I found in my archives a funny story Juanita Kreps told to Forbes magazine in 1976. She was sitting in a corporate board meeting during a complicated financial discussion. An elderly fellow director was beside her, napping peacefully. "Just as the vote was to be taken," she said, "he woke up and proceeded to explain the issue to me!"
Such was life for women on boards in that pioneering decade.
Kreps, who died on July 5, had some notable firsts that she leaves behind as her legacy. She is perhaps most well known for being the first woman to hold the position of U.S. Secretary of Commerce. She was Jimmy Carter's Commerce Secretary from 1977-1979. As the New York Times noted in its obit, not only was she the first woman but also the first economist (she was a professor of economics and vice president of Duke University) to hold this Cabinet post.
When she was appointed in 1972, she was the first female director of the New York Stock Exchange. And when you look at the impressive list of corporate boards that she served on, likely she was the first woman director to be welcomed into certain of these boardrooms: American Telephone & Telegraph Co., Armco Inc., Chrysler Corp., Citicorp, Deere & Co., Eastman Kodak Co., J.C. Penney Co. Inc., RJR Nabisco, UAL Corp., and Zurn Industries.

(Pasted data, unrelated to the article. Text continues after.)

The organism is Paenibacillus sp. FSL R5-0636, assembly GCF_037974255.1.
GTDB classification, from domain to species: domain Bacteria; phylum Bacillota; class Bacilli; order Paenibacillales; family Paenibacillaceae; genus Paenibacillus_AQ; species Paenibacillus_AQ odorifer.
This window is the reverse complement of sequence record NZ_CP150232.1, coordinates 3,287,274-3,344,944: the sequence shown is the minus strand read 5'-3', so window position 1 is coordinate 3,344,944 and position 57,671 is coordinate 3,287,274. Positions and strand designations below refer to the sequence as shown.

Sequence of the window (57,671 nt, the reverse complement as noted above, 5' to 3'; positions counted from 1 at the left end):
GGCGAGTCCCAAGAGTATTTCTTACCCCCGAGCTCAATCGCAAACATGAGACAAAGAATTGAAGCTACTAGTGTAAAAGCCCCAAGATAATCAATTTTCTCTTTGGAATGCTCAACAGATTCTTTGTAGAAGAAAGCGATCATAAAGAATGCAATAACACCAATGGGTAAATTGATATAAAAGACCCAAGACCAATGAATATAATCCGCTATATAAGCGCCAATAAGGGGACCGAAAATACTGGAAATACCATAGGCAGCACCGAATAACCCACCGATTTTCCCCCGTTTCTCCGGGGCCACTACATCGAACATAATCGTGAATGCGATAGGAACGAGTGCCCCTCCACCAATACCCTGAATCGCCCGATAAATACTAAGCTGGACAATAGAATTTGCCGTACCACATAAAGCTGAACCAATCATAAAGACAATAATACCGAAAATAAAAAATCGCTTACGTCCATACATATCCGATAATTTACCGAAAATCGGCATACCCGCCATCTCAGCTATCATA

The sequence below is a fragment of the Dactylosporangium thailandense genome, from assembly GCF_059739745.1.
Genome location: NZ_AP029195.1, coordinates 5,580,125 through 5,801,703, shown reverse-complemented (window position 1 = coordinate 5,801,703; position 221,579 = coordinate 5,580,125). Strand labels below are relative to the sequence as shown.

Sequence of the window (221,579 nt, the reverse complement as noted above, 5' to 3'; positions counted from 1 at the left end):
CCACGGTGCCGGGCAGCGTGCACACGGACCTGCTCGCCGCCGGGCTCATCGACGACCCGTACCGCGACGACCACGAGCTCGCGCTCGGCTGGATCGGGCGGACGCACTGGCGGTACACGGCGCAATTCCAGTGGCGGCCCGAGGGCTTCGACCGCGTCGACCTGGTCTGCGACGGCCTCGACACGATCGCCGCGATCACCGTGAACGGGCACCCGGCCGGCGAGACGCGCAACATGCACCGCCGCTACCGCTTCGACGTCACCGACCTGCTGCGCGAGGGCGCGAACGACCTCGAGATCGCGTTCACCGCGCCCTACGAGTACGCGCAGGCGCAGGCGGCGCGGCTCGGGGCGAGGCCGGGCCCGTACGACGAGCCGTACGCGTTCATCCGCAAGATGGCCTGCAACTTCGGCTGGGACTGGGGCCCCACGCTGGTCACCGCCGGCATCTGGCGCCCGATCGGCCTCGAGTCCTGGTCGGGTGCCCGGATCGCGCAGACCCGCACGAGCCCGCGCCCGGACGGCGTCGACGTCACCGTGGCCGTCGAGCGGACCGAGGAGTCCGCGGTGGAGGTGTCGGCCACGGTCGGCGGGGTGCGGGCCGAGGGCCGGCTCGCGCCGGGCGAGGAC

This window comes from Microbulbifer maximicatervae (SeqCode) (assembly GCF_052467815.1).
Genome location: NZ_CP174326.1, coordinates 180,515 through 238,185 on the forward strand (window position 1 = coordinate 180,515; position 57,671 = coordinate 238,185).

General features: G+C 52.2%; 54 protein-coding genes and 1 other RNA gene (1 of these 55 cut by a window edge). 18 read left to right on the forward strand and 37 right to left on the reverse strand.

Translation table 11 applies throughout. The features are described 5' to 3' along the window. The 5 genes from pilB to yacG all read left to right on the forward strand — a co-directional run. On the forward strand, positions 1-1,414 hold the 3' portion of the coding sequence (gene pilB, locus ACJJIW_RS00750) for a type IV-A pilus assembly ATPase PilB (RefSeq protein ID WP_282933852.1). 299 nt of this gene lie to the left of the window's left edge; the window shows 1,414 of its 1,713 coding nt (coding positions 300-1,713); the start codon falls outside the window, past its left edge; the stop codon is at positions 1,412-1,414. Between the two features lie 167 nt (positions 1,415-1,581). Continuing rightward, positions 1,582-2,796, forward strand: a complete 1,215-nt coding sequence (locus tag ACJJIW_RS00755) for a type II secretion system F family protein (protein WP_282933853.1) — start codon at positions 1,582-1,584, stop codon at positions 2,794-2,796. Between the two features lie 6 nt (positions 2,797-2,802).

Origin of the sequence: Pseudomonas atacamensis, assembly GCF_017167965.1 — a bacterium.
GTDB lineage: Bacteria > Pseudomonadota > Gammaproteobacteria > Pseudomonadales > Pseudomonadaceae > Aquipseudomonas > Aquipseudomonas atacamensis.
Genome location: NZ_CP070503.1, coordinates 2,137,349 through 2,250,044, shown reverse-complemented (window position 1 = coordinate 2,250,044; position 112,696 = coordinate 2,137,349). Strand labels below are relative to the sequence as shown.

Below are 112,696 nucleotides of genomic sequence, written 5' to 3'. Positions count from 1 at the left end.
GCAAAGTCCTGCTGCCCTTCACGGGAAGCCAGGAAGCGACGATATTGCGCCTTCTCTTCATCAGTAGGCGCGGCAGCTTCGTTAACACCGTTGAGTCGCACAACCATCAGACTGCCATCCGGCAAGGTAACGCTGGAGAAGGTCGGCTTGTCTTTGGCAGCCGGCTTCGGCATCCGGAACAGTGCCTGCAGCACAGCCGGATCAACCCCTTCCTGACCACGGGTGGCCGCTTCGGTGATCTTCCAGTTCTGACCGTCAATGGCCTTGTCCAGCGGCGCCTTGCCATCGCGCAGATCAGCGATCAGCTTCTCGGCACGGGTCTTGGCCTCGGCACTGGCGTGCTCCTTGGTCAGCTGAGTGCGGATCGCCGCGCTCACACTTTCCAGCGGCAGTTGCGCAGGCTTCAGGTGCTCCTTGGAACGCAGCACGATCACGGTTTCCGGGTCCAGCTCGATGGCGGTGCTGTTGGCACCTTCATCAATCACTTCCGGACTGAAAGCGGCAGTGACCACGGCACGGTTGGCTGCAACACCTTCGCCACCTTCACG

Another first: When the National Association of Corporate Directors inaugurated its Director of the Year Award in 1987, Juanita Kreps was the chosen one. That was a progressive call on the part of the NACD to institute this award by recognizing a prominent woman in the boardroom.
She seems to have been the right woman at the right time for her government, business, and academic engagements. But more than anything related to gender, as the NACD award attested, she brought "gold standard" thinking into the boardroom. Here is a key observation Forbes reported about her back in the mid-1970s:
• She says she's on the board to make management talk about things they would otherwise overlook. "Our job is not only voting on questions brought before the board," she observes, "but deciding what subjects to insist on discussing." There is just one thing that bothers her: "The trouble isn't whether you have the courage to raise the issues. Where you might fall down in your obligation to stockholders is in not knowing enough about what's going on to make an intelligent decision."
Boards at their best — that was Juanita Kreps.